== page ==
bracketyjack (bracketyjack) wrote,

Absent Gods, Absent Catastrophes : The Sharing Knife and The Lord of the Rings

This is the text of the paper I gave at the one-day conference on Lois McMaster Bujold held on 20 August 2014 at Anglia Ruskin University, Cambridge (UK). There may be a published proceedings by the by, but in the meantime ...

The paper was a part of the biology panel, which also featured papers by David Oberhelman and Sylvia Kelso.

Absent Gods, Absent Catastrophes : The Sharing Knife and The Lord of the Rings

I read The Sharing Knife on publication, and with each new volume re-read the previous ones. And during the Passage re-read I had one of those D’oh! moments when a great number of things clicked into place in my head.

In the interviews she gave when Horizon came out Bujold said several times that The Sharing Knife was her subtlest work yet, and with Bujold subtlety means subtlety of conception as well as execution. Having made the North American connections of the Grace with the Ohio, the Gray with the Mississippi, and Ogachi Strand with Chicago, I had been thinking about Lakewalkers in relation to Amerindians – copper skins, long hair, horses, tents and bowmanship, as well as the endemic tension with white Farmers. But whom am I now describing – Lakewalkers or the Dúnedain of Arnor?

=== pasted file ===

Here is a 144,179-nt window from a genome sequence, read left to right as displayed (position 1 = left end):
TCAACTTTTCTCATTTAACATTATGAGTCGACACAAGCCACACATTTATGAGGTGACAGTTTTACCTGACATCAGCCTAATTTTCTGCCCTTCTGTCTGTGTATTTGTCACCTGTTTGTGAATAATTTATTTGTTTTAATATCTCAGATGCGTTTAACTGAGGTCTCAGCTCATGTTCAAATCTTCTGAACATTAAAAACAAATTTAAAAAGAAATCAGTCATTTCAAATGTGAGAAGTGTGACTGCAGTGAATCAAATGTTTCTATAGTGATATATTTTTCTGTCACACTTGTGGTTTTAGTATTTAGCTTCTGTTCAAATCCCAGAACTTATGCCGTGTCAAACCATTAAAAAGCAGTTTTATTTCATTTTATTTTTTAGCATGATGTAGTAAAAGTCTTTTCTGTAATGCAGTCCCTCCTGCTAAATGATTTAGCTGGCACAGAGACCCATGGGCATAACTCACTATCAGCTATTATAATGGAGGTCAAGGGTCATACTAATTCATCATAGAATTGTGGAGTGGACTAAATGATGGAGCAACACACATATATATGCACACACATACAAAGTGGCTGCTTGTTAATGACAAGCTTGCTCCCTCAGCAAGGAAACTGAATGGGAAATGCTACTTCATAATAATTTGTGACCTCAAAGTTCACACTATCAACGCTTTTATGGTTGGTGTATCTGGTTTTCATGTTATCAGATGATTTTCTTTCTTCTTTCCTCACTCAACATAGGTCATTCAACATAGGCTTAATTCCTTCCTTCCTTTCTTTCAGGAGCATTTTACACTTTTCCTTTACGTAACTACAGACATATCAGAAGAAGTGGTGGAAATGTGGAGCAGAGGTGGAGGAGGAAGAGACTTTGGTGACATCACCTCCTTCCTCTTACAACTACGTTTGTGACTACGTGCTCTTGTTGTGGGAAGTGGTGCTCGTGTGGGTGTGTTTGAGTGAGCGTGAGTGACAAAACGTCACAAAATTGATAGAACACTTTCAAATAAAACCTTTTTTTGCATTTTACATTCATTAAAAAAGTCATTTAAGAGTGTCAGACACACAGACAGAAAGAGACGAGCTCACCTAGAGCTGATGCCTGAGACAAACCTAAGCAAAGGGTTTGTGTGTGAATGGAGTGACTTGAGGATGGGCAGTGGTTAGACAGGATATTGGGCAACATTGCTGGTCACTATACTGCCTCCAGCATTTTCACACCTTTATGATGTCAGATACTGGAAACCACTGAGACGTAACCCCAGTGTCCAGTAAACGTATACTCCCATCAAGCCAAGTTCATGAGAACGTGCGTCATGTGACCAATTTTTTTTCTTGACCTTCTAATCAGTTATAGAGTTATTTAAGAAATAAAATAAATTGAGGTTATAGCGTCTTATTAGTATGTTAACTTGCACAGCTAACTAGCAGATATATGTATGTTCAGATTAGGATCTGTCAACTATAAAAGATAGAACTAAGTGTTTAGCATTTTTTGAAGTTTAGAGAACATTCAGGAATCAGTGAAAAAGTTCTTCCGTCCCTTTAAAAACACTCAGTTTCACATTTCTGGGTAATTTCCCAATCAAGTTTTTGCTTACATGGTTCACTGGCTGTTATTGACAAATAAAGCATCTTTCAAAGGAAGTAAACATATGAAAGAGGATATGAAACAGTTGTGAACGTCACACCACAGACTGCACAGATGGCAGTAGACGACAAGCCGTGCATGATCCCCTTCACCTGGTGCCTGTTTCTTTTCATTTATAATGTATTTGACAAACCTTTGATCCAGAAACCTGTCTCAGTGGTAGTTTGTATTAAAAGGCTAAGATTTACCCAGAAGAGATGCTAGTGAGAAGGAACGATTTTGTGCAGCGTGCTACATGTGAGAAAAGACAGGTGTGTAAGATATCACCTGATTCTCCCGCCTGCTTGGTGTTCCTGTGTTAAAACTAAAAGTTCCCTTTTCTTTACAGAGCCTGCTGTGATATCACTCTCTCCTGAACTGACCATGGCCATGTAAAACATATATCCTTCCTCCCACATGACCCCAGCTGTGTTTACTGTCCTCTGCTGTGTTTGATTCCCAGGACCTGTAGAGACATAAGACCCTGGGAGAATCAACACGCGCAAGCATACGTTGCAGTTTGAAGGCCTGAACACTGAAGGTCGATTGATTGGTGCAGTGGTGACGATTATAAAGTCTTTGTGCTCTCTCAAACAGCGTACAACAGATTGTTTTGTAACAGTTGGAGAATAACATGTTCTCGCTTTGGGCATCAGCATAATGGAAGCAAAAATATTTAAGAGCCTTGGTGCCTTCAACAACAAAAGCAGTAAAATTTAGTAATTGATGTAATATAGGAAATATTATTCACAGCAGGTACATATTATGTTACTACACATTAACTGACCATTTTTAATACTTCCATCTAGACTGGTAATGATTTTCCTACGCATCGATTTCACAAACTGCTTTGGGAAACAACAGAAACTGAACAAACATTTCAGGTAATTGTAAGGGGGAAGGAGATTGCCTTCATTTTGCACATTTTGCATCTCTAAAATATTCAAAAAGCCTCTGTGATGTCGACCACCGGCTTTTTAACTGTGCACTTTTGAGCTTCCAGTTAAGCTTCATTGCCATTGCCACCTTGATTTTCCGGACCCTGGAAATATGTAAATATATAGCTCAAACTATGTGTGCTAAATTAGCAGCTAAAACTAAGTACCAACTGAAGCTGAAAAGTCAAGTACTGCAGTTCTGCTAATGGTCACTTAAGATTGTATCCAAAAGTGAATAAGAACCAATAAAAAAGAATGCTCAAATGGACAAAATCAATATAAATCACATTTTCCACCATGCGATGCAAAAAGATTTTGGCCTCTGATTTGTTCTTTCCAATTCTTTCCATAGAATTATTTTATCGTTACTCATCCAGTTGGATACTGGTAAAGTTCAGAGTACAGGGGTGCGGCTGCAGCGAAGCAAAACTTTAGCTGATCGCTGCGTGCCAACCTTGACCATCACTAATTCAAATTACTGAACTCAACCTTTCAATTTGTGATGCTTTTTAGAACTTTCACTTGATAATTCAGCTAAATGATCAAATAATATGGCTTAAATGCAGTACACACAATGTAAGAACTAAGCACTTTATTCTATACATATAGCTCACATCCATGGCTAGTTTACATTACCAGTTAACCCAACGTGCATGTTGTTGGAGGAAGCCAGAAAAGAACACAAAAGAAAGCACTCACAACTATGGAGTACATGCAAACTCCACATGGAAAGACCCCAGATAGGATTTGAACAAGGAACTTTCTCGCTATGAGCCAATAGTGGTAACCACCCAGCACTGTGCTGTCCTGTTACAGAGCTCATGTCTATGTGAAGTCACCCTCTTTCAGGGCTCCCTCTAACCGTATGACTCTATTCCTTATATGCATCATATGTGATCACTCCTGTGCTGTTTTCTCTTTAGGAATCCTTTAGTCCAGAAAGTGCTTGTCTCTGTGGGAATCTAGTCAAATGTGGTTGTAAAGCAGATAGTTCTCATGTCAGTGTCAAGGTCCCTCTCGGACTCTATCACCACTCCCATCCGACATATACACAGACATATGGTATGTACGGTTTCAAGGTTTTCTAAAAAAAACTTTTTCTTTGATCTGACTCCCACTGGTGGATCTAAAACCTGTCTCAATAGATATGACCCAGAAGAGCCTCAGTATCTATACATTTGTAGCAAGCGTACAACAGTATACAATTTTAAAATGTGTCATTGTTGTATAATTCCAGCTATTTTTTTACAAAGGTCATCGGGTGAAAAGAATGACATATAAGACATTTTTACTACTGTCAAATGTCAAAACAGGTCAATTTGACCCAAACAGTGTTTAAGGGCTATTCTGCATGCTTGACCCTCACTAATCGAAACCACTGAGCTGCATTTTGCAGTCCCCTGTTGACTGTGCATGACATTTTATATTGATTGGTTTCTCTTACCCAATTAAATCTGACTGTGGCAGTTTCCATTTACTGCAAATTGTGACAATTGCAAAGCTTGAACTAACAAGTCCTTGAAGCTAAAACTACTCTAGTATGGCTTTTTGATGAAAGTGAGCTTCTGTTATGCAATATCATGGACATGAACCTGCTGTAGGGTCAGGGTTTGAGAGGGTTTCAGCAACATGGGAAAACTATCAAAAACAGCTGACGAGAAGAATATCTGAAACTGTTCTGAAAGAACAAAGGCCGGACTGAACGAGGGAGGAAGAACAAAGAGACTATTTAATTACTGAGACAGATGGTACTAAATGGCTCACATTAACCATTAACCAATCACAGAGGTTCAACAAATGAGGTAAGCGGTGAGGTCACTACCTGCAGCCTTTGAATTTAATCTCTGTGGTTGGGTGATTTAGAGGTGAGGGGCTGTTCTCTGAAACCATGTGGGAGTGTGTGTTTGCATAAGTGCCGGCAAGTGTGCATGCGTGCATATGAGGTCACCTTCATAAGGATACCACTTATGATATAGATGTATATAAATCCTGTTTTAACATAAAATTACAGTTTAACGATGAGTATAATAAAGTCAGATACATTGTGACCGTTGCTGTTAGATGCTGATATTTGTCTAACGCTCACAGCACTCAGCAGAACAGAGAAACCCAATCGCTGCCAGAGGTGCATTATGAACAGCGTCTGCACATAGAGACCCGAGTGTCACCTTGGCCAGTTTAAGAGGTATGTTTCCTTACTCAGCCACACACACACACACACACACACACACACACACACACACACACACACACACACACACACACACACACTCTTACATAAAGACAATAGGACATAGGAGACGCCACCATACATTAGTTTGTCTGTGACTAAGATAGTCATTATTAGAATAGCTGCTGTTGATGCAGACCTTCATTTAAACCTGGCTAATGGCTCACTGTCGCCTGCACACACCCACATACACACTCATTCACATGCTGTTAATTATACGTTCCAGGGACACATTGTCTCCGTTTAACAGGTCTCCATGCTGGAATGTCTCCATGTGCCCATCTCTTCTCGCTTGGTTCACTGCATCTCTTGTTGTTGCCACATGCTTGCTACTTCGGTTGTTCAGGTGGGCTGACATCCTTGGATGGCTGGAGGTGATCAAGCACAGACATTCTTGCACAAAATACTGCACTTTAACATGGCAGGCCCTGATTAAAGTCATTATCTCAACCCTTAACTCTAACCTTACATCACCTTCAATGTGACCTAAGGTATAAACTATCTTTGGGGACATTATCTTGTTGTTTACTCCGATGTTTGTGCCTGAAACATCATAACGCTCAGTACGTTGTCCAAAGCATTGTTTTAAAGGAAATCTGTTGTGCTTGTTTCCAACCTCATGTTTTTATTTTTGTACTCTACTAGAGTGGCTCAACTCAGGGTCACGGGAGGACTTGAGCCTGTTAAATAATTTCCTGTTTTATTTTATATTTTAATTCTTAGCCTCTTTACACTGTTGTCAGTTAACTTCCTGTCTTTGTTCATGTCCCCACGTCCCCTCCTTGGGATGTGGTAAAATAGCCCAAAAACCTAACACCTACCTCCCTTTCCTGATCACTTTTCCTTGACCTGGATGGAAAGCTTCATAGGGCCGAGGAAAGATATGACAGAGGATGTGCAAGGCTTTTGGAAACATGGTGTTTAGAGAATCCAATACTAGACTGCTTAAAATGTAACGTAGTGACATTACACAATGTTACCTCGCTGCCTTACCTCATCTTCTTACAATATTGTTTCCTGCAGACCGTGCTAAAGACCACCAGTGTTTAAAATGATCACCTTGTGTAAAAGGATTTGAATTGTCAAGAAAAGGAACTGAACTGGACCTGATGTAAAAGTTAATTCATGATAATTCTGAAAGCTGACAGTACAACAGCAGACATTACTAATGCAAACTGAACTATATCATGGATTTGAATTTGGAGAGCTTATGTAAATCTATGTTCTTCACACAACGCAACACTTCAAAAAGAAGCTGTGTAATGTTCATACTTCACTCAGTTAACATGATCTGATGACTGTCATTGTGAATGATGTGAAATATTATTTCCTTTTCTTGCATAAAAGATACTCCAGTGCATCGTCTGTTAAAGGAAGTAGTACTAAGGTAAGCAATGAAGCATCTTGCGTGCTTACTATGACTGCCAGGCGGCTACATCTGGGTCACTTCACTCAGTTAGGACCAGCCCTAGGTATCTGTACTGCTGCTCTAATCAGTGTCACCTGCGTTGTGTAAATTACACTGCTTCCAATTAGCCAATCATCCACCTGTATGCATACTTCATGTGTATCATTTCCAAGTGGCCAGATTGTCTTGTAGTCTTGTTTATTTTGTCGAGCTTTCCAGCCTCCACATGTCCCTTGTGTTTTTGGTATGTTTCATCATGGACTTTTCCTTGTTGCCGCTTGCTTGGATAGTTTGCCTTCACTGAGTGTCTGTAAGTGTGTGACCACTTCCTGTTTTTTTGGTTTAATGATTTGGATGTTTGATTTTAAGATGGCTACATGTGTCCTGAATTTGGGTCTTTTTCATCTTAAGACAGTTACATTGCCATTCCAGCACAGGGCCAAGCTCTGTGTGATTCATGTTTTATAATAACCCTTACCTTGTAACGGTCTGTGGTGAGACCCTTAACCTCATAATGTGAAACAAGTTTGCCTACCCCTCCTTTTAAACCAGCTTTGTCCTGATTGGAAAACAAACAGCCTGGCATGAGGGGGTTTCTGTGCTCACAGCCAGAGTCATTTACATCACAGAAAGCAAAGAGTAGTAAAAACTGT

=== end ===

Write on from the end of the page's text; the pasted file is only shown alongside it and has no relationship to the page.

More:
A separate people, taller and grimmer than those surrounding them and descended from different stock, they inherit a lifelong, unthanked task of battle, expending greater lifespans in patrolling and defending all against an ancient preternatural evil, only to be repaid with dark suspicions of their difference and wilful ignorance of their nobility and sacrifice. Nomadic and martial, ruthlessly disciplined, and deeply attuned to their horses, they have astonishing field-, wood-, and warcraft, and the knowledge and capacity to heal in ways that seem mystical to ordinary people – with whom they do not intermarry. And they possess weapons that can kill preternatural evil as ordinary weapons cannot.